• Get the  same great returns irrespective of the amount you save and your timescale – Some banks or peer-to-peer platforms only offer the best rates to the savers with the most money but this is not the case in this instance. Furthermore, other peer-to-peer websites like Ratesetter only give you the best 6% annual return if you save for a minimum of 5 years. With Fruitful, you get this 6% return for whatever period you wish to save. I like this no discrimination policy as it helps small savers such as myself.
  • No Fees – Fruitful does not charge you a fee for saving your money with them. Websites like Funding Circle charge a 1% annual fee and a 0.25% sale fee. Having to pay someone to keep my money does not make financial sense to me and that is way I would prefer to save on a platform that has no charges.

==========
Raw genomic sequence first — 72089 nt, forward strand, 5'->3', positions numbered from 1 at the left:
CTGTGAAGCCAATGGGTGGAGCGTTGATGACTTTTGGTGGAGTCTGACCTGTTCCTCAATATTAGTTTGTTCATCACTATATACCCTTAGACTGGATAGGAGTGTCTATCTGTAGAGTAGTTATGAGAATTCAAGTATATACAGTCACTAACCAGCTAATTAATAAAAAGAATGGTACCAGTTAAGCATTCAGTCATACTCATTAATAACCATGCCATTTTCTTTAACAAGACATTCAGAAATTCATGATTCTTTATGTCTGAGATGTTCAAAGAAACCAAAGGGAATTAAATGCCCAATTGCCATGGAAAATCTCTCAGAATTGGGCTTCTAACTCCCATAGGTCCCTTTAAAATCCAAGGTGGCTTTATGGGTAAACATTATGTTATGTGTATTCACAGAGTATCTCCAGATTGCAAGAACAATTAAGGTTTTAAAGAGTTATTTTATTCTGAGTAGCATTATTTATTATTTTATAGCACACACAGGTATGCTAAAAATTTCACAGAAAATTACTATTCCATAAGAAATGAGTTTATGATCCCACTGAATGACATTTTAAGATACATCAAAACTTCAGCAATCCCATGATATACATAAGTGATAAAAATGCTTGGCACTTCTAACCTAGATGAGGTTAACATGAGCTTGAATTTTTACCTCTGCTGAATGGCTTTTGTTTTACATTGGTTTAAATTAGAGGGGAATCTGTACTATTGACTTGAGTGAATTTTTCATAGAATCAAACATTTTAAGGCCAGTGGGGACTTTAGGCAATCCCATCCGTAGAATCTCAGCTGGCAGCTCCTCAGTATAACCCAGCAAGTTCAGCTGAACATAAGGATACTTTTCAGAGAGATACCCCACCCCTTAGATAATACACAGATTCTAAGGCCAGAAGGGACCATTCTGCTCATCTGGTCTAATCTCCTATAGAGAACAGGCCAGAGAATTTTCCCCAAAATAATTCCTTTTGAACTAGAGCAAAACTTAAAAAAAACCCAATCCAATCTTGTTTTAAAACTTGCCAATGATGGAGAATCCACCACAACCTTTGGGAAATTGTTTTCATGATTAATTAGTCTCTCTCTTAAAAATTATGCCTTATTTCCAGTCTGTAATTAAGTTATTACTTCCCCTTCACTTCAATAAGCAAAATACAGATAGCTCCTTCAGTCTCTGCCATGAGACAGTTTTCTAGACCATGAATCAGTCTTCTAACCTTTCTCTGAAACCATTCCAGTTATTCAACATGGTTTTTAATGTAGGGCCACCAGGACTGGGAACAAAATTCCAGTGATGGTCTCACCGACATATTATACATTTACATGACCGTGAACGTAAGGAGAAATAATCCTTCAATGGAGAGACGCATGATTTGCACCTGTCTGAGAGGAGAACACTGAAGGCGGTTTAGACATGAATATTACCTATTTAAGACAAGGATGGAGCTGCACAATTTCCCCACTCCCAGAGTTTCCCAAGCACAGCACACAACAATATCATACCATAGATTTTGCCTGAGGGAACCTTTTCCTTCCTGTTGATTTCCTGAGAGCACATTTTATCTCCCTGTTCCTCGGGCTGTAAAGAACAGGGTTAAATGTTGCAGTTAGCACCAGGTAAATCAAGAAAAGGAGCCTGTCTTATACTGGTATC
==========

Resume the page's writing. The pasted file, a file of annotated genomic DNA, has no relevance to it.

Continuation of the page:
• Ease of use – The Fruitful website is easy to navigate and the ease of use of its platform is what has tempted me to save with them. What makes my experience even better is that the Fruitful team chooses who to lend my money to and thus unlike other platforms, I don’t have to worry about picking individual borrowers whom I should lend to. Fruitful also has a canopy fund meaning that you will always get paid even if they don’t get paid for whatever reason – this alleviates a lot of the stress associated with peer-to-peer lending.

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Withdrawing your money.

One of the best parts about fruitful is that it has a Zero lock-in period which allows you to withdraw money at any time you like. This goes against high street lenders where you have to a have a lock-in of 2 to 5 years to get the best rates.

Fruitful also does not charge you to withdraw money. The withdrawal process is simple and it just involves a click of a button online and you will get your money in 7 days.

 

My experience so far.